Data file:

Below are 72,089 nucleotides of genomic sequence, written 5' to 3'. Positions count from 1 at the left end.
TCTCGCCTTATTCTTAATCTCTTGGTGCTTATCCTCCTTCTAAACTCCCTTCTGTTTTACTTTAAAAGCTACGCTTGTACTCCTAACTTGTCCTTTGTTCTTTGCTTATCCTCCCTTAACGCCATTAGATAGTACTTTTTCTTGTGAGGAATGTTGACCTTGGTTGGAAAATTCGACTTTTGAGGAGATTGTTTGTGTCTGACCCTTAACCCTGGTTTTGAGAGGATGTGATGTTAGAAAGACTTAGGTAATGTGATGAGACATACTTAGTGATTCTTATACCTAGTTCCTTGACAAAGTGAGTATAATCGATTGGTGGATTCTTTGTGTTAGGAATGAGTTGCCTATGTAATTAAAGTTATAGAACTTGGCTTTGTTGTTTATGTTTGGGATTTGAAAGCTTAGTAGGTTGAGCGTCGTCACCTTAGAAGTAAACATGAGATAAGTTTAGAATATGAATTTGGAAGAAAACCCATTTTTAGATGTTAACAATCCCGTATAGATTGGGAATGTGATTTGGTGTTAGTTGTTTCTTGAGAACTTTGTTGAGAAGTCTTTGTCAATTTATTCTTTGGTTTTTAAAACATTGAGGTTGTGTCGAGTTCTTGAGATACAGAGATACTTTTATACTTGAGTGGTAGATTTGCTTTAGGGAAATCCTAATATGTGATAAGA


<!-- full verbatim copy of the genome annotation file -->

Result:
Below are 72,089 nucleotides of genomic sequence, written 5' to 3'. Positions count from 1 at the left end.
TCTCGCCTTATTCTTAATCTCTTGGTGCTTATCCTCCTTCTAAACTCCCTTCTGTTTTACTTTAAAAGCTACGCTTGTACTCCTAACTTGTCCTTTGTTCTTTGCTTATCCTCCCTTAACGCCATTAGATAGTACTTTTTCTTGTGAGGAATGTTGACCTTGGTTGGAAAATTCGACTTTTGAGGAGATTGTTTGTGTCTGACCCTTAACCCTGGTTTTGAGAGGATGTGATGTTAGAAAGACTTAGGTAATGTGATGAGACATACTTAGTGATTCTTATACCTAGTTCCTTGACAAAGTGAGTATAATCGATTGGTGGATTCTTTGTGTTAGGAATGAGTTGCCTATGTAATTAAAGTTATAGAACTTGGCTTTGTTGTTTATGTTTGGGATTTGAAAGCTTAGTAGGTTGAGCGTCGTCACCTTAGAAGTAAACATGAGATAAGTTTAGAATATGAATTTGGAAGAAAACCCATTTTTAGATGTTAACAATCCCGTATAGATTGGGAATGTGATTTGGTGTTAGTTGTTTCTTGAGAACTTTGTTGAGAAGTCTTTGTCAATTTATTCTTTGGTTTTTAAAACATTGAGGTTGTGTCGAGTTCTTGAGATACAGAGATACTTTTATACTTGAGTGGTAGATTTGCTTTAGGGAAATCCTAATATGTGATAAGA